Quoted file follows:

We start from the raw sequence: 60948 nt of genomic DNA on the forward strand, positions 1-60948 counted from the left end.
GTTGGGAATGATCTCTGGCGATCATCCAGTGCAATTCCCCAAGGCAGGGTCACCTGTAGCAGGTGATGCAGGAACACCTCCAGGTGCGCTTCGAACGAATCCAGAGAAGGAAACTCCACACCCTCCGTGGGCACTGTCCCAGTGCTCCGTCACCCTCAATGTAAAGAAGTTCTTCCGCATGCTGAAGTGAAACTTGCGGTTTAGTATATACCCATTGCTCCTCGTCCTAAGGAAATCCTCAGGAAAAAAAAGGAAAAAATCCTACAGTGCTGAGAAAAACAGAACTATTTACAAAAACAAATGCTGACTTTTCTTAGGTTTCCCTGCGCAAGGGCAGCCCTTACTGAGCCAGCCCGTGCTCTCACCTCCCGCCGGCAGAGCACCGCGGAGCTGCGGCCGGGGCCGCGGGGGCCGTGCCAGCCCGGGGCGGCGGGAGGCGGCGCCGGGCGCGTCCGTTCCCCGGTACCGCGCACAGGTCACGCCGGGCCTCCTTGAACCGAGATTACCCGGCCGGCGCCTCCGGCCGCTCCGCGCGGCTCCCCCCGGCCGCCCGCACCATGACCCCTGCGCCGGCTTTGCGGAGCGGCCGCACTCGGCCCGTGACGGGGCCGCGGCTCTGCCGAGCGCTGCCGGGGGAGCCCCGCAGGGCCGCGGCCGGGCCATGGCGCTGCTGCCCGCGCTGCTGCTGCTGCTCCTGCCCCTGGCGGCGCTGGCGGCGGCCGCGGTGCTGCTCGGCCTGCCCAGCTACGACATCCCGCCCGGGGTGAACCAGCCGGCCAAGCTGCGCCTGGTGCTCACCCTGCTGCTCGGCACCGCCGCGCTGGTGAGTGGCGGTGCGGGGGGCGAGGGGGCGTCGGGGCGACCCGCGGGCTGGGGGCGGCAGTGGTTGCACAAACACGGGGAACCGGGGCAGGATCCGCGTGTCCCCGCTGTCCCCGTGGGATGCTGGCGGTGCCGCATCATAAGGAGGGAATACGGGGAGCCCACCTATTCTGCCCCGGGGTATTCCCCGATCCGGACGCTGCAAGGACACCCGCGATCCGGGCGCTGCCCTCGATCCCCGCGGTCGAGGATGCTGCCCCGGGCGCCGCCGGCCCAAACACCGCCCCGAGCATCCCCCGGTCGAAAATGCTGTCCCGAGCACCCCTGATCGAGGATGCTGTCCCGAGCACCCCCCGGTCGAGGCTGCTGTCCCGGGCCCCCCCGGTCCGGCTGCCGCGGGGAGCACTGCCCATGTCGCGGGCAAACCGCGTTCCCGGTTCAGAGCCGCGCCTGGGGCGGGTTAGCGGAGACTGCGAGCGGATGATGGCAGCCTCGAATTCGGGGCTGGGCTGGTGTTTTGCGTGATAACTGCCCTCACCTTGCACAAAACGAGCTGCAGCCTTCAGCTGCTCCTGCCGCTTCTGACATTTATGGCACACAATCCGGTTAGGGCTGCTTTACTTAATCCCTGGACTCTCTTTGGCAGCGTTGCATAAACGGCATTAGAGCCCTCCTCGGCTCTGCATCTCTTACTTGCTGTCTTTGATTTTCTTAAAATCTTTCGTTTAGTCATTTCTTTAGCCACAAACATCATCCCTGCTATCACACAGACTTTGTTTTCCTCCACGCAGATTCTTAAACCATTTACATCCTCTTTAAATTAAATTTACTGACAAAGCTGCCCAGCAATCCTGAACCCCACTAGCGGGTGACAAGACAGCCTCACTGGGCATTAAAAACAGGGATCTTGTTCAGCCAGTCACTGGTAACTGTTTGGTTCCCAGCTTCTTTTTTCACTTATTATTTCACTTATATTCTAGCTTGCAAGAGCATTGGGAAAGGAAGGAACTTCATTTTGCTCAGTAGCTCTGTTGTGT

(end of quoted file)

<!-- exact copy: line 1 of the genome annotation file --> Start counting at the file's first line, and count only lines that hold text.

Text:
We start from the raw sequence: 60948 nt of genomic DNA on the forward strand, positions 1-60948 counted from the left end.